Transitions at fashion houses are rarely ever orderly and only occasionally are they logical. But at Oscar de la Renta, an era seems to be nearing a fine and tidy end as the designer prepares his company for its next chapter – one without him.
De la Renta has hired his first creative director. And he has at last won over Michelle Obama. His work is done.
On Monday afternoon, the New York-based house announced that it had hired the British designer Peter Copping to fill the newly established position. Until now, de la Renta, the brand’s 82-year-old founder and namesake, had essentially served in that capacity. Copping will step into the job Nov. 3 and will present his first collection next February. He will work in tandem with de la Renta.
Copping comes to the brand from Paris, where he most recently spent five years as artistic director of Nina Ricci. There, he established a feminine, flirtatious but decorous aesthetic – a description that aptly applies to the sensibility at de la Renta. Copping is not a flamboyant personality, but like de la Renta, he can be warm and charming.
“After a career of 20 years in Paris, this is an important next step for me,” Copping said in a statement. “Oscar de la Renta has defined American elegance for generations of women, and the opportunity to work with him and help ensure the future of the brand is very exciting.”
In short, this announcement does not have the ring of a self-conscious grab at buzzy publicity that leaves the industry agog – as was the case with the recent hiring of John Galliano at Maison Martin Margiela — nor does it suggest that de la Renta believes that something about his brand and its point of view needs to be reinvented.
“I’m very happy Peter has agreed to join us. He is a great talent and along with our shared design sensibilities, we both have a deep curiosity about the wider world, from music and art to architecture and gardens,” de la Renta said in a statement. “Our Industry has not always done the best job when it comes to changes in design leadership. My hope is that, in leading this selection, and actively participating in the transition, I can insure the right design future for our company and brand.”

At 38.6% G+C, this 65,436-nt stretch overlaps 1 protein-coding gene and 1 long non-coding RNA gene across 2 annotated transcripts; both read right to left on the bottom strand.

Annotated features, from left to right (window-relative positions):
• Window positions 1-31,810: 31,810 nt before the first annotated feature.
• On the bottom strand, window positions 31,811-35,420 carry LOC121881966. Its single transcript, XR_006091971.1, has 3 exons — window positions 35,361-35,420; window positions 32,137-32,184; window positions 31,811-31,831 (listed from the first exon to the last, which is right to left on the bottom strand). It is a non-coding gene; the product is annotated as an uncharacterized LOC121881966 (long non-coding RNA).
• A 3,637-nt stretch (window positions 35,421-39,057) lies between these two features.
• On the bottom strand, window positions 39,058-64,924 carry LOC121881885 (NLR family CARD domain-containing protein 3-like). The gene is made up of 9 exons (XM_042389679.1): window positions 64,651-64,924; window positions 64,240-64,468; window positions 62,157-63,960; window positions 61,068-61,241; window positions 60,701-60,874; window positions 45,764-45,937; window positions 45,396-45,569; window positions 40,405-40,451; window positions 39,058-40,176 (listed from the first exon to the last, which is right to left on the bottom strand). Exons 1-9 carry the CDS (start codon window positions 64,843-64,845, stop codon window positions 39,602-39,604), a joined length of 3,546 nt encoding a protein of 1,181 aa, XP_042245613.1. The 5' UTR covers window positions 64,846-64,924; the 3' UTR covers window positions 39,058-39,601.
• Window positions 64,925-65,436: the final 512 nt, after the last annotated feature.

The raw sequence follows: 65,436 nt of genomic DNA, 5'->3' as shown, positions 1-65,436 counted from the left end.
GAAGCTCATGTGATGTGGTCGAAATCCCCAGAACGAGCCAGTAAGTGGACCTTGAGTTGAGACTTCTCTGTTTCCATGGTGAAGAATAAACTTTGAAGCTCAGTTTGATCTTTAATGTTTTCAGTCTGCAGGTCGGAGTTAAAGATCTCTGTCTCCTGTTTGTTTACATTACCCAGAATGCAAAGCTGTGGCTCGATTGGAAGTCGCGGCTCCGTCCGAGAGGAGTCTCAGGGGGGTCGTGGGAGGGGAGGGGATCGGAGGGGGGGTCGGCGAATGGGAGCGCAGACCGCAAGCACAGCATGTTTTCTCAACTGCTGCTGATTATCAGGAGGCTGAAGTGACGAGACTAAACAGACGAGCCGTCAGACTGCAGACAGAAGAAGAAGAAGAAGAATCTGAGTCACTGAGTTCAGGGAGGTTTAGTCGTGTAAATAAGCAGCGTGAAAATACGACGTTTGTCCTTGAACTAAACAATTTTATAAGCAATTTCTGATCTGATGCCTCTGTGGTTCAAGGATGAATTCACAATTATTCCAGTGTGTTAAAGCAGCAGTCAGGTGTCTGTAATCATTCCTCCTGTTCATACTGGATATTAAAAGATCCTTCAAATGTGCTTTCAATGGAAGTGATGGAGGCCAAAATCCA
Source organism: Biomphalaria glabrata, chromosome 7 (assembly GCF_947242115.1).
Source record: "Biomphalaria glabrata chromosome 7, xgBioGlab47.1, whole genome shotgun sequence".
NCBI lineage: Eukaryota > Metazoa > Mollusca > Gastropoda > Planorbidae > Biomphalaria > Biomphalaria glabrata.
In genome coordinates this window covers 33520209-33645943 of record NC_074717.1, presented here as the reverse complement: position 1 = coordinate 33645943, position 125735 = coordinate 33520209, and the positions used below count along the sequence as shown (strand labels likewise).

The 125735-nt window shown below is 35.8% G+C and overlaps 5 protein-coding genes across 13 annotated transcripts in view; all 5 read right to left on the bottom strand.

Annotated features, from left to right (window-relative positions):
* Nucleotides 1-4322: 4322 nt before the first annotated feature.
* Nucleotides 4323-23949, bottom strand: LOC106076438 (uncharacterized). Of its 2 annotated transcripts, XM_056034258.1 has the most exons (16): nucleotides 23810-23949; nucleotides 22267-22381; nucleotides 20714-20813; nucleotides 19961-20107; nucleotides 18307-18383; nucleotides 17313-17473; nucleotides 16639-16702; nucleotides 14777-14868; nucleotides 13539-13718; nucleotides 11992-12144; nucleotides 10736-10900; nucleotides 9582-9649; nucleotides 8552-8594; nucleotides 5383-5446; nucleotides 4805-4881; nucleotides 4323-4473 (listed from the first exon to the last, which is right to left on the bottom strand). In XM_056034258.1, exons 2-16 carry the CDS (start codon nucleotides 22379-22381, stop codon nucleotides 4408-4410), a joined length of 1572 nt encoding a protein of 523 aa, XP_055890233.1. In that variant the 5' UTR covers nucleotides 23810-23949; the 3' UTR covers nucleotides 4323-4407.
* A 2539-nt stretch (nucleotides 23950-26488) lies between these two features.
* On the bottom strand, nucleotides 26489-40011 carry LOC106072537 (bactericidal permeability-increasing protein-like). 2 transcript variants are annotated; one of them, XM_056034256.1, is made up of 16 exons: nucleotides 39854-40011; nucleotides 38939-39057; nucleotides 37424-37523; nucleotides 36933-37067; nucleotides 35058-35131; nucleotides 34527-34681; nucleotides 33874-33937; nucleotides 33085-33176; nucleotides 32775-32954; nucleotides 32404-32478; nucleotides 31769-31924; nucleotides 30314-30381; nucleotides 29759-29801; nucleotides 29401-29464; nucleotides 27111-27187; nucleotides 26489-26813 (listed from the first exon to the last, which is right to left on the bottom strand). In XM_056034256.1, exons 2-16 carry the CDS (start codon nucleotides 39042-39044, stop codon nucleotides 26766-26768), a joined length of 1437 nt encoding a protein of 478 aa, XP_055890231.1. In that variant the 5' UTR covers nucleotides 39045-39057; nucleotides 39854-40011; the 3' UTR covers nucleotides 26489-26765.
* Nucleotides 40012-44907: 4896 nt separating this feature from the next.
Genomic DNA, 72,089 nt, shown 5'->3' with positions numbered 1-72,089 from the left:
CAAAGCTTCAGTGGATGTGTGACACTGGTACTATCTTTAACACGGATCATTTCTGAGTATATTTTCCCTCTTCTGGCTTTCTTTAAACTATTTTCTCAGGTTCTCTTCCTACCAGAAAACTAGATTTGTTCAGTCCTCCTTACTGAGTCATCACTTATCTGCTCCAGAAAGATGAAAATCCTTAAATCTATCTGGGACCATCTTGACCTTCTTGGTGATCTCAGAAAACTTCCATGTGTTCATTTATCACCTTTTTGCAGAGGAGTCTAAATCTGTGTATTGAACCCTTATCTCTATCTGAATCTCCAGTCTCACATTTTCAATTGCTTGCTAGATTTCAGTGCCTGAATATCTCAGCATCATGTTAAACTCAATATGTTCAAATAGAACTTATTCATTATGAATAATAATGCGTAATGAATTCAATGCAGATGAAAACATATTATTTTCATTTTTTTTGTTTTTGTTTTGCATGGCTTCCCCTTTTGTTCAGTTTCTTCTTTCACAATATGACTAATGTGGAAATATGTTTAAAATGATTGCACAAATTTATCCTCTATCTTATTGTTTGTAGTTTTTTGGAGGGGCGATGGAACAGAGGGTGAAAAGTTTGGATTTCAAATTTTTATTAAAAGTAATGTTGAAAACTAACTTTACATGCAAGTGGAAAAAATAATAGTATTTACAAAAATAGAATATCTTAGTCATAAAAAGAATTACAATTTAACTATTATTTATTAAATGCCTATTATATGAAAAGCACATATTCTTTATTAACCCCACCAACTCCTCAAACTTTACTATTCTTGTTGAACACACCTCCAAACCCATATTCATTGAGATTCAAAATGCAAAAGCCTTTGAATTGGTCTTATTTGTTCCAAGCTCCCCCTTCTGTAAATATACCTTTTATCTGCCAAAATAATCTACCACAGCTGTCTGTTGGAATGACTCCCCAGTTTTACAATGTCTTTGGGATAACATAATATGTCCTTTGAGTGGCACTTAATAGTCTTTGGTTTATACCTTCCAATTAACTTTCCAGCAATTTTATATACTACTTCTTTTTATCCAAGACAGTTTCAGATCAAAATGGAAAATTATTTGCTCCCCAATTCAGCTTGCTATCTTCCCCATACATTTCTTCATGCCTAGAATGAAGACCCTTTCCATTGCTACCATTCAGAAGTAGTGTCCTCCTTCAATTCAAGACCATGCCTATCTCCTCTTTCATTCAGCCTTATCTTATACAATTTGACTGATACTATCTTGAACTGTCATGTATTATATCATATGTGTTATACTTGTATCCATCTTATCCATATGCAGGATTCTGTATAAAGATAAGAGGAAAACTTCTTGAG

The list of companies in the United States and in Europe that floundered after the retirement or death of the founder is long and instructive: Bill Blass and Emanuel Ungaro, for starters. De la Renta’s decision to bring in a successor while he is still on hand to keep the ship on course may serve as a lesson to other companies. But de la Renta has always had a special knack for allowing youthful energy to invigorate his work. He has continued to reassure his longtime clients while attracting new ones, most recently creating Amal Alamuddin’s wedding gown for her marriage to George Clooney.
But there had been one client who eluded de la Renta: first lady Michelle Obama. The designer has, over the course of more than 50 years in the business, dressed first ladies going as far back as Jacqueline Kennedy. And he created inaugural gowns for Laura Bush and Hillary Clinton. But as Obama explored the offerings of virtually all of Seventh Avenue, de la Renta – who has criticized some of her fashion choices – remained absent from her public wardrobe.
She finally wore one of his dresses last week at a White House cocktail party to celebrate the American fashion industry. It was a private event that was closed to the press, but she was in front of an audience that would be most appreciative of her choice — practically the whole of Seventh Avenue.
De la Renta was invited to the cocktail party, but he sent his regrets. So he was not there for Obama’s debut in his cocktail frock – a sleeveless black dress with gold and turquoise flowers. But he has made every effort to be on hand to make sure that the company he established in 1965 continues to attract first ladies – and perhaps, one day, even a president.